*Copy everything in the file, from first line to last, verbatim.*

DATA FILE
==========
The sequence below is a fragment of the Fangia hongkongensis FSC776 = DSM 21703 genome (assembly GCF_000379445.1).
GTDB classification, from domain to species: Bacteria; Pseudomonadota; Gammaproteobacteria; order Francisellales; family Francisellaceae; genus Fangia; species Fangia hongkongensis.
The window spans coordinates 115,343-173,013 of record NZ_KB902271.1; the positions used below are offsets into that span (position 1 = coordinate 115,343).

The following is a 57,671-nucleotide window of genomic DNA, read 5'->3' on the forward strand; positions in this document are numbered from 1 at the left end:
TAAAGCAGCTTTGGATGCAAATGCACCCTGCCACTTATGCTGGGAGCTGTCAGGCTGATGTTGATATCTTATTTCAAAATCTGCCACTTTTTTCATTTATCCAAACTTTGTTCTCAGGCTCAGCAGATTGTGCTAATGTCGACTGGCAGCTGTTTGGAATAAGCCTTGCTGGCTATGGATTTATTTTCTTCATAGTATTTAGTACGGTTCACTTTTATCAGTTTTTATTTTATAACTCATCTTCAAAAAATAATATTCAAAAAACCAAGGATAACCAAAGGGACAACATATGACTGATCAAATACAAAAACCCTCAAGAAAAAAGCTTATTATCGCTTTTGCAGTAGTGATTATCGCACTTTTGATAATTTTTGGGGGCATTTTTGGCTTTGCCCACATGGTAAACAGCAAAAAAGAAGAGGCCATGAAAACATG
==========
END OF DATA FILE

The sequence below is a fragment of the Fangia hongkongensis FSC776 = DSM 21703 genome (assembly GCF_000379445.1).
GTDB classification, from domain to species: Bacteria; Pseudomonadota; Gammaproteobacteria; order Francisellales; family Francisellaceae; genus Fangia; species Fangia hongkongensis.
The window spans coordinates 115,343-173,013 of record NZ_KB902271.1; the positions used below are offsets into that span (position 1 = coordinate 115,343).

The following is a 57,671-nucleotide window of genomic DNA, read 5'->3' on the forward strand; positions in this document are numbered from 1 at the left end:
TAAAGCAGCTTTGGATGCAAATGCACCCTGCCACTTATGCTGGGAGCTGTCAGGCTGATGTTGATATCTTATTTCAAAATCTGCCACTTTTTTCATTTATCCAAACTTTGTTCTCAGGCTCAGCAGATTGTGCTAATGTCGACTGGCAGCTGTTTGGAATAAGCCTTGCTGGCTATGGATTTATTTTCTTCATAGTATTTAGTACGGTTCACTTTTATCAGTTTTTATTTTATAACTCATCTTCAAAAAATAATATTCAAAAAACCAAGGATAACCAAAGGGACAACATATGACTGATCAAATACAAAAACCCTCAAGAAAAAAGCTTATTATCGCTTTTGCAGTAGTGATTATCGCACTTTTGATAATTTTTGGGGGCATTTTTGGCTTTGCCCACATGGTAAACAGCAAAAAAGAAGAGGCCATGAAAACATG